Death Toll in Bombay Building Collapse Rises to 22
Mar. 08, 1996
BOMBAY, India (AP) _ Handkerchiefs masking their faces, rescue workers dug 22 bodies from the concrete mountain of a collapsed apartment building and searched Friday for up to seven residents still missing.
Police said negligence may have helped cause the collapse.
The death toll could reach 30, said D.J. Kulkarni, Bombay's chief fire officer and head of the rescue operation. The building, in a middle-class neighborhood of India's largest city, was home to at least eight families.
More than 100 rescue workers with brightly colored bandanas protecting their faces against dust searched Friday as ambulances stood by.
Anxious relatives clambered over unsteady mounds of rubble and twisted girders, searching for survivors and recovering valuables. They picked their way amid mangled furniture, clothing remnants and kitchen utensils.
One neighbor said the collapse sounded like two trains colliding. Ten people were hospitalized; eight others were treated and released.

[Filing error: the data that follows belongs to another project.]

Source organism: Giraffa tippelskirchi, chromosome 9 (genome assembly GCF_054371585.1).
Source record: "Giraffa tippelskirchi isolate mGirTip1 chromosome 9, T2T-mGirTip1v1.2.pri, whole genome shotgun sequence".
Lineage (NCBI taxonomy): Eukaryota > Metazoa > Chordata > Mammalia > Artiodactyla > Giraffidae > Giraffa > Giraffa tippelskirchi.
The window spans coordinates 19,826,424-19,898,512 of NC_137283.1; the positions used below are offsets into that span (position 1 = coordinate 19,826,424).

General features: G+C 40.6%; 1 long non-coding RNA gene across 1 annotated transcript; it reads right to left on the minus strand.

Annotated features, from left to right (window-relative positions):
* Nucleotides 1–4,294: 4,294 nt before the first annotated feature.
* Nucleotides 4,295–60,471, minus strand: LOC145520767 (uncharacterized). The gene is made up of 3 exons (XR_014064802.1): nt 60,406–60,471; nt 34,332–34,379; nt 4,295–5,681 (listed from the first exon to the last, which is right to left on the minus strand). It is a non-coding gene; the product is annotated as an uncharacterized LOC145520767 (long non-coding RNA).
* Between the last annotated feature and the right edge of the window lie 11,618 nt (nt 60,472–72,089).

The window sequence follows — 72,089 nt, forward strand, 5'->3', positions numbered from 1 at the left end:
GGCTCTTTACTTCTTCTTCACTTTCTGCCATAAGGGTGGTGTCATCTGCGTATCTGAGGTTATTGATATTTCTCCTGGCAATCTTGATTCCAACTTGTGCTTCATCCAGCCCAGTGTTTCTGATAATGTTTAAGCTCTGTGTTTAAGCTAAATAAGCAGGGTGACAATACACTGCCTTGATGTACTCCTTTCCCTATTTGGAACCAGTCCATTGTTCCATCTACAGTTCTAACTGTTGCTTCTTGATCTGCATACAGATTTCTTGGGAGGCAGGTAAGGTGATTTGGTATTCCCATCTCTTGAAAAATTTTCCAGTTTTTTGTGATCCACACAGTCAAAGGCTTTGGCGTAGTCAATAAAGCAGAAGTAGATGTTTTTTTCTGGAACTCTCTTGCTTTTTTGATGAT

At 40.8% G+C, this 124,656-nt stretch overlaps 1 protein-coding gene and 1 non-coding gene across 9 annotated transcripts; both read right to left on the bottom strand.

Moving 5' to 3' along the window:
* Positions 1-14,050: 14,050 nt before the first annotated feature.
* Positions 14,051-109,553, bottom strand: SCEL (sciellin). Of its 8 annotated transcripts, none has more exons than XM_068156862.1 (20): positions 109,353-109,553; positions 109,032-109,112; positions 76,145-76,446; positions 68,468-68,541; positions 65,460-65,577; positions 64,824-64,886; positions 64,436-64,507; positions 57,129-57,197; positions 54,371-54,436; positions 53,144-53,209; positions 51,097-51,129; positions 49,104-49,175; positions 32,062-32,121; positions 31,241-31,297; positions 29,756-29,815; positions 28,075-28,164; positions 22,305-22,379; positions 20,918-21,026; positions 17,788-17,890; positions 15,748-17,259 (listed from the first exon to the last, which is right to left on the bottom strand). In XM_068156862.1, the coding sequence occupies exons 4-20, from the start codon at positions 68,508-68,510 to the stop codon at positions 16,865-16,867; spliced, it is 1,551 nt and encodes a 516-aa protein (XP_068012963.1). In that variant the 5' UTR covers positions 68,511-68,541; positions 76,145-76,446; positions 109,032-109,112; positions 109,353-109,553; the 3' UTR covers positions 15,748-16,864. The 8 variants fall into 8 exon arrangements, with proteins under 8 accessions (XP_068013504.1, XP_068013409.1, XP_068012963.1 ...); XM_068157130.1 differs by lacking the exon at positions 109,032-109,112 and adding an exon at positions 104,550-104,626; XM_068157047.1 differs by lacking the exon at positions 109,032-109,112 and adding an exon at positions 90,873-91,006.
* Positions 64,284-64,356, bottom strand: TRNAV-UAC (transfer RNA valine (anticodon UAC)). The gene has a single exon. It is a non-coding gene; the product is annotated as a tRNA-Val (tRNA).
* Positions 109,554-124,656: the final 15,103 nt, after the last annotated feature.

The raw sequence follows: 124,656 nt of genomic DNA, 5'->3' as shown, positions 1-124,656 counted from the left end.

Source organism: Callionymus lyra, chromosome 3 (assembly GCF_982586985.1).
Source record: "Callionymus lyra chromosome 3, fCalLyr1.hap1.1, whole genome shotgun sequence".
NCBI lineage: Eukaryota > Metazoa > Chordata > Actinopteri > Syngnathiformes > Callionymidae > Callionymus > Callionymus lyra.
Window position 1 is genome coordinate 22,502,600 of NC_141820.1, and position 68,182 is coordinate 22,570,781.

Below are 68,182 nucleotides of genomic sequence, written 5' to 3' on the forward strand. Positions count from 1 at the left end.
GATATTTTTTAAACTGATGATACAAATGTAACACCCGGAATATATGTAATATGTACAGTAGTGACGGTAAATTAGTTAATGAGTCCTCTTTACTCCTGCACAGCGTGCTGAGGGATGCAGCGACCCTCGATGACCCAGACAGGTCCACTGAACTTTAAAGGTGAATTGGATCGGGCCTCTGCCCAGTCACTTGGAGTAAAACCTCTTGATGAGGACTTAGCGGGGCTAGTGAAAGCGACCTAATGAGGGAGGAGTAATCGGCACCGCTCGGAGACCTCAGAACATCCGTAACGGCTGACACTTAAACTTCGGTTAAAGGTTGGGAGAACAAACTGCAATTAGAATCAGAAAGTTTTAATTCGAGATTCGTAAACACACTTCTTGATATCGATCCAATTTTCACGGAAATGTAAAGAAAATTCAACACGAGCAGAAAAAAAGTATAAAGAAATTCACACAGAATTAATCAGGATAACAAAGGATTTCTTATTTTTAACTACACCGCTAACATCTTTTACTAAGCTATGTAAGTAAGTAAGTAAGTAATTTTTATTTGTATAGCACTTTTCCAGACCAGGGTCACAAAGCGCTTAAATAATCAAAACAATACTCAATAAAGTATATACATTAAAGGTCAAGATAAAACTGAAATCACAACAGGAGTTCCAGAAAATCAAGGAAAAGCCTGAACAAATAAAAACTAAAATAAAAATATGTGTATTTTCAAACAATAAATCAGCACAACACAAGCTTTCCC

``It just folded up with a loud noise,'' said Shankar Nirmal, a travel agent who lives opposite the five-story Naware building, which came crashing down Thursday night.
Survivor Jeevan Singh, 9, recounted how he was watching Hong Kong karate star Jackie Chan on television and awaiting a noodle dinner from his aunt, Manju Bhooi, when the walls shook.
``The whole building moved and the ceiling fell down,'' said the sixth-grade student, who found himself buried under rubble.
``We shouted loudly for help, but no one heard us,'' Mrs. Bhooi said Friday after rescue workers clawed through concrete blocks to yank her out 18 hours after the collapse. She escaped with a broken foot.
Police said a building occupant altered pillars and beams that may have unsettled the structure. The building was at least 30 years old, neighbors said.